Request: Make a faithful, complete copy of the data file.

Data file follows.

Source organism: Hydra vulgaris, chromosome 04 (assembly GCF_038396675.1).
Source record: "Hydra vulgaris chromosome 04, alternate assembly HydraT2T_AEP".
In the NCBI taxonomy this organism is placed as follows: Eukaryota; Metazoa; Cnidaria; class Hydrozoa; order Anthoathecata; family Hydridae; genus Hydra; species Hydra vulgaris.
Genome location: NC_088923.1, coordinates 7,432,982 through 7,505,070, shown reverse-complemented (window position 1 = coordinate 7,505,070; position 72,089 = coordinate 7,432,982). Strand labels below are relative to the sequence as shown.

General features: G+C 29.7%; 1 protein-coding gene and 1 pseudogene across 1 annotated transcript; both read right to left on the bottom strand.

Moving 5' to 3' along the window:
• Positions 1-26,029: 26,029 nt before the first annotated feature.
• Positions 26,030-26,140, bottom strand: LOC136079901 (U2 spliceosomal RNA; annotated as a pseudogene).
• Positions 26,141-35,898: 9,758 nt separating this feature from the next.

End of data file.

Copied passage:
Source organism: Hydra vulgaris, chromosome 04 (assembly GCF_038396675.1).
Source record: "Hydra vulgaris chromosome 04, alternate assembly HydraT2T_AEP".
In the NCBI taxonomy this organism is placed as follows: Eukaryota; Metazoa; Cnidaria; class Hydrozoa; order Anthoathecata; family Hydridae; genus Hydra; species Hydra vulgaris.
Genome location: NC_088923.1, coordinates 7,432,982 through 7,505,070, shown reverse-complemented (window position 1 = coordinate 7,505,070; position 72,089 = coordinate 7,432,982). Strand labels below are relative to the sequence as shown.

General features: G+C 29.7%; 1 protein-coding gene and 1 pseudogene across 1 annotated transcript; both read right to left on the bottom strand.

Moving 5' to 3' along the window:
• Positions 1-26,029: 26,029 nt before the first annotated feature.
• Positions 26,030-26,140, bottom strand: LOC136079901 (U2 spliceosomal RNA; annotated as a pseudogene).
• Positions 26,141-35,898: 9,758 nt separating this feature from the next.